Media

Defamation Case Against The Wire on Hold as Supreme Court Lists Petition for April 12

Case pertains to article on BJP president Amit Shah's son, Jay Shah.

New Delhi: The Supreme Court on Thursday issued notice on The Wire‘s petition seeking quashing of criminal defamation charges filed against it by BJP president Amit Shah’s son, Jay Shah, in the wake of an article last year on the business affairs of two of his companies.

Listing the matter for April 12, a three judge bench comprising Chief Justice of India Dipak Misra, Justice A.M. Khanwilkar and Justice D.Y. Chandrachud directed the trial court in Ahmedabad – where charges against four of The Wire’s editors, its ombudsman and independent reporter Rohini Singh were framed last month – to suspend its proceedings while the matter is pending before the Supreme Court.

The Wire was represented by Nitya Ramakrishnan, Kapil Sibal and Raju Ramachandran.

When senior advocate N.K. Kaul, appearing for Jay Shah, contended that The Wire‘s October 8, 2017 report, ‘The Golden Touch of Jay Shah’,  amounted to “scurrilous reporting”, Sibal said that the media had the right to ask questions about the business affairs of individuals who are in the limelight. “If journalism is going to be throttled like this, no journalist can ask questions,” he said.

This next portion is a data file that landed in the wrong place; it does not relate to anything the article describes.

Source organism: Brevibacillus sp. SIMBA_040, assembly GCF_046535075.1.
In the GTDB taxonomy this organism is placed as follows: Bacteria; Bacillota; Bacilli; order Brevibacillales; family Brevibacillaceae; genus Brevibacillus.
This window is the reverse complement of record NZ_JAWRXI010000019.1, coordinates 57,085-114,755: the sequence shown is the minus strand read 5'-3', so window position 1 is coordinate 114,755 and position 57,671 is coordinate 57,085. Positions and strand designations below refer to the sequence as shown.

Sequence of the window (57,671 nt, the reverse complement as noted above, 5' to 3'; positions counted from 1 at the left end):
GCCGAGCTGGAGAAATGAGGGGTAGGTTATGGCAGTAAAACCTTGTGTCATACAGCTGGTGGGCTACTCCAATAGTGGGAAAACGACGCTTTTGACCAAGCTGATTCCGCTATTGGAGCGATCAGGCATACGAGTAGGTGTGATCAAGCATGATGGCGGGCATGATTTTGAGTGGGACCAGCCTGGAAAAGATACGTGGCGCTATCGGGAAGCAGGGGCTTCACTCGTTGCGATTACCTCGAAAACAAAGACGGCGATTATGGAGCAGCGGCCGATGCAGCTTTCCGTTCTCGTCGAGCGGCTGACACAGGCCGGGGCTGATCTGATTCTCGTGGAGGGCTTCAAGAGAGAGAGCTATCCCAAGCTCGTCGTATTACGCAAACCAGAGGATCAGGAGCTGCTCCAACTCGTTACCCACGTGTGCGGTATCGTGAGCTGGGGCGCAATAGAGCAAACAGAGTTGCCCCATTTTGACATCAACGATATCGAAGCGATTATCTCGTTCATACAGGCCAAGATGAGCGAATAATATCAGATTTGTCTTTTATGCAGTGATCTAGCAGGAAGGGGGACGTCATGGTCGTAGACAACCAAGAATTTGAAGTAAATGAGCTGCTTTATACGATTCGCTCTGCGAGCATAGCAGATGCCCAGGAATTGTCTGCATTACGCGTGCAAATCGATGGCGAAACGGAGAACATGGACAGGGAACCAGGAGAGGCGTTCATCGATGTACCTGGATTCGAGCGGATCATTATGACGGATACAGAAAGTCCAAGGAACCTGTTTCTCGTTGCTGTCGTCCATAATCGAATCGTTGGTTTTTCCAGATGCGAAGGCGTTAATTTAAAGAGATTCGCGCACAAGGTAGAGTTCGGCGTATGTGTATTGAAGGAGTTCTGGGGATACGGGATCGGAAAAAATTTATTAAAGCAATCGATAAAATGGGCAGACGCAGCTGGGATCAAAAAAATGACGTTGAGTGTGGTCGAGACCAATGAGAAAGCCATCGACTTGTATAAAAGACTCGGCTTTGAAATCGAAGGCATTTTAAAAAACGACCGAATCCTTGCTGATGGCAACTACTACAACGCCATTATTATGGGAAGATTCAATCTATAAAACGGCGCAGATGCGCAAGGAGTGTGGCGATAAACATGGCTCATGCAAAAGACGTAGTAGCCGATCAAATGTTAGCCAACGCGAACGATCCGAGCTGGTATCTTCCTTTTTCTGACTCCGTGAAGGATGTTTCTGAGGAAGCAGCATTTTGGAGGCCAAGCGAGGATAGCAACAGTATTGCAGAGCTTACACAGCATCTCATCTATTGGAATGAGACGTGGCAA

The chief justice, while stressing that he was not commenting on the case before the court, said that sometimes journalists write in a way that amounts to “sheer contempt of court”. “We expect the media should be responsible, the electronic media should be more responsible.”

“I have [spoken] many times about freedom of speech and expression. We are not going to gag the media. The question of gagging the media does not arise. But the press should be more responsible,” he said.

“We don’t want to name channels but some people think they are the Pope sitting in a pulpit and can pass judgement or deliver a sermon…that is not the culture of journalism,” he added.

Apart from the criminal defamation case, Jay Shah has also initiated civil defamation proceedings against The Wire and its editors and reporter seeking damages of Rs 100 crore.

The injunction he sought and secured from the civil court restraining The Wire from writing about matters covered by its original story was lifted by the same court last December but reimposed by the Gujarat high court. The Wire is filing a separate petition in the Supreme Court seeking lifting of the injunction.

With inputs from PTI